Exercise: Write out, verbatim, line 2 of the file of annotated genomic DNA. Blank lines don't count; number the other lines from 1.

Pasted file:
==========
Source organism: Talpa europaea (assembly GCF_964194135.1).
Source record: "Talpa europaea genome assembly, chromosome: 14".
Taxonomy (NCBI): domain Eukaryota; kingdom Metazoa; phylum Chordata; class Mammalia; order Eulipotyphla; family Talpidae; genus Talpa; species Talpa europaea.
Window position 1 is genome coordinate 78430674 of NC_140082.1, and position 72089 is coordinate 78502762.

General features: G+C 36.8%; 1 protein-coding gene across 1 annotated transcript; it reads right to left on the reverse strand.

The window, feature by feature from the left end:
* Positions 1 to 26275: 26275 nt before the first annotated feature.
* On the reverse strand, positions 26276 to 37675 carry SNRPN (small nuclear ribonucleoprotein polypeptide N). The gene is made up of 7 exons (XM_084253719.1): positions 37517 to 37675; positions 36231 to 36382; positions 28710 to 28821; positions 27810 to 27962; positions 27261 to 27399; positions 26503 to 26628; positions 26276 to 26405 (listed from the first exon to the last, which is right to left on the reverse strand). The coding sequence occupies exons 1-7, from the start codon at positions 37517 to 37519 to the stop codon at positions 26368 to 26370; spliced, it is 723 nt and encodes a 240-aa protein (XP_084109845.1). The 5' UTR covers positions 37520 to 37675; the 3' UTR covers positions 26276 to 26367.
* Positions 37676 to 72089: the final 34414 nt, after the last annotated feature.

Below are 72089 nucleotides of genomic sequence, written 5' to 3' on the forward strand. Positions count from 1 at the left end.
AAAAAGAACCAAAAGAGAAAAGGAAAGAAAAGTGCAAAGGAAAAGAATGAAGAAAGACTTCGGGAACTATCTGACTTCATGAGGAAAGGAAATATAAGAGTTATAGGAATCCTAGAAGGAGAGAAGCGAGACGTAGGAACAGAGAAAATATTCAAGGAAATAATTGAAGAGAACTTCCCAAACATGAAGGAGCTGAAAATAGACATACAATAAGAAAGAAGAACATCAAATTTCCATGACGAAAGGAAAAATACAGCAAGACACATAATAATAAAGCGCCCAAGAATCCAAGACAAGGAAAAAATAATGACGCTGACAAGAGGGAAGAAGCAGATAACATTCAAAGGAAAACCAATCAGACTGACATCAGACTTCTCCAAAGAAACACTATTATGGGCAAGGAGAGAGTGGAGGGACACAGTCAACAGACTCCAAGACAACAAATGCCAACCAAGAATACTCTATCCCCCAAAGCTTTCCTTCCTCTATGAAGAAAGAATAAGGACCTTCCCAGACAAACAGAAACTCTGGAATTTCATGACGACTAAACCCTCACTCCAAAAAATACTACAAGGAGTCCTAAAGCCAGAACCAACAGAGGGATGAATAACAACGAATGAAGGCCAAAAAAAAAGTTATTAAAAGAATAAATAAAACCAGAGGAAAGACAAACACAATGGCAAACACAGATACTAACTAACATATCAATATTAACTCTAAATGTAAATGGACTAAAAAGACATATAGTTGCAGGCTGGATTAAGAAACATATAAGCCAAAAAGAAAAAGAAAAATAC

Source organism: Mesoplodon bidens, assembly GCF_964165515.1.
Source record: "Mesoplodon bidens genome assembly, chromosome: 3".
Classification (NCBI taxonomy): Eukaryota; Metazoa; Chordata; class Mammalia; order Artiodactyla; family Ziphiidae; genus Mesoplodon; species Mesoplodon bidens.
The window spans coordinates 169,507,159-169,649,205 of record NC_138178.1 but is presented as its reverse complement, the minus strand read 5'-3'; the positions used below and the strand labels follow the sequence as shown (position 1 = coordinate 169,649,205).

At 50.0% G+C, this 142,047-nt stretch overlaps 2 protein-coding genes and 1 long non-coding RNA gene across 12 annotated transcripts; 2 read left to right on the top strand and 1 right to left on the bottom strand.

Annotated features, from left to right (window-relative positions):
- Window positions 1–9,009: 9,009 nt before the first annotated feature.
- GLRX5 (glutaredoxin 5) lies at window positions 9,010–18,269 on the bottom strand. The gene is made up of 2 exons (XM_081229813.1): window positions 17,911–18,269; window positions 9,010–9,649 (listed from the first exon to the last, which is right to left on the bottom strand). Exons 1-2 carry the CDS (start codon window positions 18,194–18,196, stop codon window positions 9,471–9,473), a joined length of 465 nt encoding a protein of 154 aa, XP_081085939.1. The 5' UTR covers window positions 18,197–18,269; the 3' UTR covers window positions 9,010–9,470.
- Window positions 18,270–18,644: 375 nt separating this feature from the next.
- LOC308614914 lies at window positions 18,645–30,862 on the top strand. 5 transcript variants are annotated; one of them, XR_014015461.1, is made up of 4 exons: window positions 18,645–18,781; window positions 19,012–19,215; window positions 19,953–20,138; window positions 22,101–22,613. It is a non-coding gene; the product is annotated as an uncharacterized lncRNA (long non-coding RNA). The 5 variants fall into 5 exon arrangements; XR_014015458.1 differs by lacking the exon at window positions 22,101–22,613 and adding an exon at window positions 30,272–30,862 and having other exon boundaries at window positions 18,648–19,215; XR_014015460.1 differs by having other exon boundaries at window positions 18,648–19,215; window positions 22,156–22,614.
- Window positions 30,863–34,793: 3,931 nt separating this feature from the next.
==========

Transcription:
Source record: "Talpa europaea genome assembly, chromosome: 14".